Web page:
Tate Etc

Tate Etc. Issue 5: Autumn 2005

Dear Henry Tate,

In the late 1980s new debates about the body emerged, typified in such influential book series as Fragments for a History of the Human Body (1989). Subsequently, this affected both how artists worked, and how their work was perceived. While some had found Louise Bourgeois’s feverish personal Surrealism off-putting, her art soon underwent a dramatic revival. Similarly, around the same time, Cindy Sherman left behind her cool black-and-white photography to create pictures that were much more about the psychological aspects of the body.

This photograph – of visitors to Vienna’s Leopold Museum exhibition The Naked Truth: Klimt, Schiele, Kokoschka and other scandals – shows how far public attitudes to the body (and nudity in particular) have changed since such works were deemed offensive. It is also a reminder of Kenneth Clark’s lucid distinctions between the naked and the nude, the erotic and the aesthetic, as outlined in his book The Nude (1956). And taking Clark as his starting point, David Rimanelli shows how, in the work of Félix Vallotton, Francis Picabia and John Currin, such polarised definitions have since become blurred.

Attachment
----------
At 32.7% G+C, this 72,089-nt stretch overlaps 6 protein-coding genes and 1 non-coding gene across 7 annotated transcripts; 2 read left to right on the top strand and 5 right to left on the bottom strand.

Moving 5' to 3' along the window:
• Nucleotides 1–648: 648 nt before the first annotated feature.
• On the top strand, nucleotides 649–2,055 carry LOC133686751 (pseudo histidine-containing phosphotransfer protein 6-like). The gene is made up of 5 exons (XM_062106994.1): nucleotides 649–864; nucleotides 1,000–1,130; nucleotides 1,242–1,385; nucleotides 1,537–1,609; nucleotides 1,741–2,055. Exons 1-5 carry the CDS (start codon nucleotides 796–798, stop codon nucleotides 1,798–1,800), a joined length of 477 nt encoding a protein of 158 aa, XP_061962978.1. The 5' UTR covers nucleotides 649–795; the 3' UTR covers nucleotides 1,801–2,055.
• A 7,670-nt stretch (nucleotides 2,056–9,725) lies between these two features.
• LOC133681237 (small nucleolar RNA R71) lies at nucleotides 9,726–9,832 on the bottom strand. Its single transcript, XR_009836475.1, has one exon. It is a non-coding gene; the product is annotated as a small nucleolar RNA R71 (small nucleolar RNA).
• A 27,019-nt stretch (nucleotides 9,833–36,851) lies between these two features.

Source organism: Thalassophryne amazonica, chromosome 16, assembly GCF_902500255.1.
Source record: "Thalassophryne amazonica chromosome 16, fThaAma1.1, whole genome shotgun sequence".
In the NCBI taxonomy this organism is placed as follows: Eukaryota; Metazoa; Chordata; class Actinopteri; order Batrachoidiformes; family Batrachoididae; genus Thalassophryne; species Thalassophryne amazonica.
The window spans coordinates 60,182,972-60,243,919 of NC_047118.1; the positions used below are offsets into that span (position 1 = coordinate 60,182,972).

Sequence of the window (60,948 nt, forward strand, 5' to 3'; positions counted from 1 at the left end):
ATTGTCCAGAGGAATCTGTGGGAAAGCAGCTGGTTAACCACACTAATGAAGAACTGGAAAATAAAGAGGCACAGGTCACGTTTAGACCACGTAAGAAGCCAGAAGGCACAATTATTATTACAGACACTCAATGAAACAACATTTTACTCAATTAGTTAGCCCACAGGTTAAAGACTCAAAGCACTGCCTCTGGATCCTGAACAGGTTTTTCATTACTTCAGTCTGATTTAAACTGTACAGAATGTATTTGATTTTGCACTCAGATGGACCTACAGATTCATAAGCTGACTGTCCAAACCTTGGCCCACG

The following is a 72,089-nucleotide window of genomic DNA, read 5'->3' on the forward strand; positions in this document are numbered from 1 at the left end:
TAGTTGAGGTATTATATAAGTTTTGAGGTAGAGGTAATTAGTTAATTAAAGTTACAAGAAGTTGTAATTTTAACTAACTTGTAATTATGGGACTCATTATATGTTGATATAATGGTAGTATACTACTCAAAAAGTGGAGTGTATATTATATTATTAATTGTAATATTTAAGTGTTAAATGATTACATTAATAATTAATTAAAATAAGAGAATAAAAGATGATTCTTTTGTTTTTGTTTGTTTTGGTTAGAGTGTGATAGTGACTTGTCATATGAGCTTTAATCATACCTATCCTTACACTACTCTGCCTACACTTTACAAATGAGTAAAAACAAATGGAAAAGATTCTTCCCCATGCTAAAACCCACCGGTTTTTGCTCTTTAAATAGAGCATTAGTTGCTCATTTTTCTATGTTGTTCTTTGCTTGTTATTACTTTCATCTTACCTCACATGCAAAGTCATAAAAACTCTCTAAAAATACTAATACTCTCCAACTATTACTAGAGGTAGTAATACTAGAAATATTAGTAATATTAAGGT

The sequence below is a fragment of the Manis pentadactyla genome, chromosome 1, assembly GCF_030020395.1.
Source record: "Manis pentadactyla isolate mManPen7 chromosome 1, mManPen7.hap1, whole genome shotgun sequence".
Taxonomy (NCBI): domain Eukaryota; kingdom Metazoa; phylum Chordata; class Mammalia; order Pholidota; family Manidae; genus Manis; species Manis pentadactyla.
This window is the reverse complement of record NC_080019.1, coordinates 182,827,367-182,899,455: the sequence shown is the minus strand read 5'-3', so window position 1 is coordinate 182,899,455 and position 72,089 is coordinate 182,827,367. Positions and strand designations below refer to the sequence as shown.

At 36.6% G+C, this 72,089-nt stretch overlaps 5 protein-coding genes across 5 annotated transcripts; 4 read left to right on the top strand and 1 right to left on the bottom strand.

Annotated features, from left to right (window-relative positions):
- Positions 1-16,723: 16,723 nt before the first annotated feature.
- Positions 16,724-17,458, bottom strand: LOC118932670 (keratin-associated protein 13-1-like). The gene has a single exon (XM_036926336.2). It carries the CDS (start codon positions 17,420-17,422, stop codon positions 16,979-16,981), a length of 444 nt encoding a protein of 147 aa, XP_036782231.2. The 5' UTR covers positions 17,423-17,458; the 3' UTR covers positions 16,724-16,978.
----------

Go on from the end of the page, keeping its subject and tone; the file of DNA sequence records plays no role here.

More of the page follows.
As the body comes under ever increasing popular media scrutiny, what does it mean to the artist now? Nicholas Blincoe suspects that some of today’s more conceptually minded practitioners ‘do not even notice that the body has slipped out of art’. He asks: ‘What happened to it all… the artists who leaped from windows, disappeared at sea, scarred their bodies, drew blood, rolled naked?’

Much has changed since your day, has it not, Henry?

With best regards

Bice Curiger and Simon Grant

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